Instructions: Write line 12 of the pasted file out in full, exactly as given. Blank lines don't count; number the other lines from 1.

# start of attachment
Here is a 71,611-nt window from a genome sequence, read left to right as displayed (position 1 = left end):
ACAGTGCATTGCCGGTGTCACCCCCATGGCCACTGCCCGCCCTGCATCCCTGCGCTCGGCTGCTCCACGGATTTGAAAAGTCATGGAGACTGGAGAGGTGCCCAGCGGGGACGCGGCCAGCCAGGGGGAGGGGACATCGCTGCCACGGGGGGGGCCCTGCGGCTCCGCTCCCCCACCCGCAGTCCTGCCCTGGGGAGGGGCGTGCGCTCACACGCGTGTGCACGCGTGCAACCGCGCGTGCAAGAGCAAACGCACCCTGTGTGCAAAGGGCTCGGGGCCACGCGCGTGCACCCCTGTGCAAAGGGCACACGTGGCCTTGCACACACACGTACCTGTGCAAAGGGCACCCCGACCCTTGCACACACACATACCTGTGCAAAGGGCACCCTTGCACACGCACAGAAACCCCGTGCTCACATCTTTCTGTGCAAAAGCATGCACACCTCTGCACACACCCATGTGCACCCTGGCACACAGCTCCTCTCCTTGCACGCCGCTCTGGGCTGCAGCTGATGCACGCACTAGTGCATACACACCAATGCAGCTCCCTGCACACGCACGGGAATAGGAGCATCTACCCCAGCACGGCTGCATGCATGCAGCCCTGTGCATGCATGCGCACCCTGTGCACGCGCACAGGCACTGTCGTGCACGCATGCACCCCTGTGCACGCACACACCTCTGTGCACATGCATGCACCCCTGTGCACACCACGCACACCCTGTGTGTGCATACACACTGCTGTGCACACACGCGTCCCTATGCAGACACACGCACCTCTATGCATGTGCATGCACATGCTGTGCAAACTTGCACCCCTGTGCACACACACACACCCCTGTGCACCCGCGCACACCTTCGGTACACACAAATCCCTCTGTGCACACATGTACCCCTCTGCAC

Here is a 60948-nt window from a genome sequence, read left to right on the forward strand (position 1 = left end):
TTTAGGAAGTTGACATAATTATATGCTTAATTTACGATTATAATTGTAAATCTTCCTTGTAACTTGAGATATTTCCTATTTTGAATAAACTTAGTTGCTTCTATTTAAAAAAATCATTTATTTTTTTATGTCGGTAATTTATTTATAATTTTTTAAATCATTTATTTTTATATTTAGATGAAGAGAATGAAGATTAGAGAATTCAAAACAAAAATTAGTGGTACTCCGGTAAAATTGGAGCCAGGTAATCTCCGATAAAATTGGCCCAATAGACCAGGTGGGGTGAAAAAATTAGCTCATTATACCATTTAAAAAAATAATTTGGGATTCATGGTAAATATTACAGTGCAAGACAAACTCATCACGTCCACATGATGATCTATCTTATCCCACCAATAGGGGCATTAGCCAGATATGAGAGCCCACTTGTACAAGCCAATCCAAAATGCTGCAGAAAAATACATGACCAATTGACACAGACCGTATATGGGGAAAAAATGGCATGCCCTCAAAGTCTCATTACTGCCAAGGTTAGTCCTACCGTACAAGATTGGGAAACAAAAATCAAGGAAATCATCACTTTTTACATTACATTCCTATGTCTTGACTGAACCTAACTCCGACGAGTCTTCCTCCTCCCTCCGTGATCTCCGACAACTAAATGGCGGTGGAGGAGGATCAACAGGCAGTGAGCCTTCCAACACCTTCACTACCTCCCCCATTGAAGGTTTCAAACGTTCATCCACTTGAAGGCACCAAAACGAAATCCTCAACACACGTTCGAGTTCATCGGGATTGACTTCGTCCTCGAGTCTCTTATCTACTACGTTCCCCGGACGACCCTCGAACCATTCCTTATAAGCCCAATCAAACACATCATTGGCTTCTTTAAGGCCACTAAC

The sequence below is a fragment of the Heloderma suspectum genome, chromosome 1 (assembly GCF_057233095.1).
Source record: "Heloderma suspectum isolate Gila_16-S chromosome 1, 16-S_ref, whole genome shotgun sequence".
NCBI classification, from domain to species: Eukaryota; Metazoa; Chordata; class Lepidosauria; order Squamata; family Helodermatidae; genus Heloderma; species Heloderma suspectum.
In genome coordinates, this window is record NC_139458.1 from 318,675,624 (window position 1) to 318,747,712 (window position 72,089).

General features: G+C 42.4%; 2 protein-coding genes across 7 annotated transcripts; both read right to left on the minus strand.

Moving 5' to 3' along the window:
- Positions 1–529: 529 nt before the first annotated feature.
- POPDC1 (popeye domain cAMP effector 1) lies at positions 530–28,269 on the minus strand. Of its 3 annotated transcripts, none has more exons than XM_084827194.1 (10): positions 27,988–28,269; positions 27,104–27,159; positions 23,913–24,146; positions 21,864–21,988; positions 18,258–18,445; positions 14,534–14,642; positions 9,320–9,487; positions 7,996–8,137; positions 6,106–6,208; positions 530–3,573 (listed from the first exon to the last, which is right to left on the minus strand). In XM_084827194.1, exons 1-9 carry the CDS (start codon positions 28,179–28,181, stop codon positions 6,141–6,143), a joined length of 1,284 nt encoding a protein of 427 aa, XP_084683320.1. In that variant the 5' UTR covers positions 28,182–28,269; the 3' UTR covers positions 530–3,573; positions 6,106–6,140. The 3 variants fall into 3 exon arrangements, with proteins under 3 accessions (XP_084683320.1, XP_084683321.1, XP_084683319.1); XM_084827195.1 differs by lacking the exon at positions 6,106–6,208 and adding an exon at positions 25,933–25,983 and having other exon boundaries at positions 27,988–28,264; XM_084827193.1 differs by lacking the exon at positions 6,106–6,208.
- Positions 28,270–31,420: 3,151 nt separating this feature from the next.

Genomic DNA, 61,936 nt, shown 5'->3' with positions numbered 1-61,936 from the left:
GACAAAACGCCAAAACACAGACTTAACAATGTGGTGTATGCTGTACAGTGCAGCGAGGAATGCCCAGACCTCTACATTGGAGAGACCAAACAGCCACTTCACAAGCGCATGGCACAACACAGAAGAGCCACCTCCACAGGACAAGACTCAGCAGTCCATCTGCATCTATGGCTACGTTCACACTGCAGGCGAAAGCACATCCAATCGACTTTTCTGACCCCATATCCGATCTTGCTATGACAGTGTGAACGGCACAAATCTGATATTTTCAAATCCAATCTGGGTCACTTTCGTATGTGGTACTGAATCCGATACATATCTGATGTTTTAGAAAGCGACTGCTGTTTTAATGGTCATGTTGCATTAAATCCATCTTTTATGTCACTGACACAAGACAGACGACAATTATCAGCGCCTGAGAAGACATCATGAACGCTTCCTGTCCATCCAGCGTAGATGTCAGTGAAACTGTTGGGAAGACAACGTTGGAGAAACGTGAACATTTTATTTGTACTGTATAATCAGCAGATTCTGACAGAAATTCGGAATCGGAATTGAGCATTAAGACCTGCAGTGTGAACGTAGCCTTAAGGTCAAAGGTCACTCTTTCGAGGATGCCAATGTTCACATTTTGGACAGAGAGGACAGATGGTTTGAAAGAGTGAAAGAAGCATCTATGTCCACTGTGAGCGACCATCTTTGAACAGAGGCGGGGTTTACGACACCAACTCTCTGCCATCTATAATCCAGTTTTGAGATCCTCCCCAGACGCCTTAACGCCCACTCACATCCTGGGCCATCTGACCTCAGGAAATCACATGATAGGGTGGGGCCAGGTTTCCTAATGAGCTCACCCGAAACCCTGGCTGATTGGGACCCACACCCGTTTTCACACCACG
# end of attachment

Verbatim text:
- POPDC1 (popeye domain cAMP effector 1) lies at positions 530–28,269 on the minus strand. Of its 3 annotated transcripts, none has more exons than XM_084827194.1 (10): positions 27,988–28,269; positions 27,104–27,159; positions 23,913–24,146; positions 21,864–21,988; positions 18,258–18,445; positions 14,534–14,642; positions 9,320–9,487; positions 7,996–8,137; positions 6,106–6,208; positions 530–3,573 (listed from the first exon to the last, which is right to left on the minus strand). In XM_084827194.1, exons 1-9 carry the CDS (start codon positions 28,179–28,181, stop codon positions 6,141–6,143), a joined length of 1,284 nt encoding a protein of 427 aa, XP_084683320.1. In that variant the 5' UTR covers positions 28,182–28,269; the 3' UTR covers positions 530–3,573; positions 6,106–6,140. The 3 variants fall into 3 exon arrangements, with proteins under 3 accessions (XP_084683320.1, XP_084683321.1, XP_084683319.1); XM_084827195.1 differs by lacking the exon at positions 6,106–6,208 and adding an exon at positions 25,933–25,983 and having other exon boundaries at positions 27,988–28,264; XM_084827193.1 differs by lacking the exon at positions 6,106–6,208.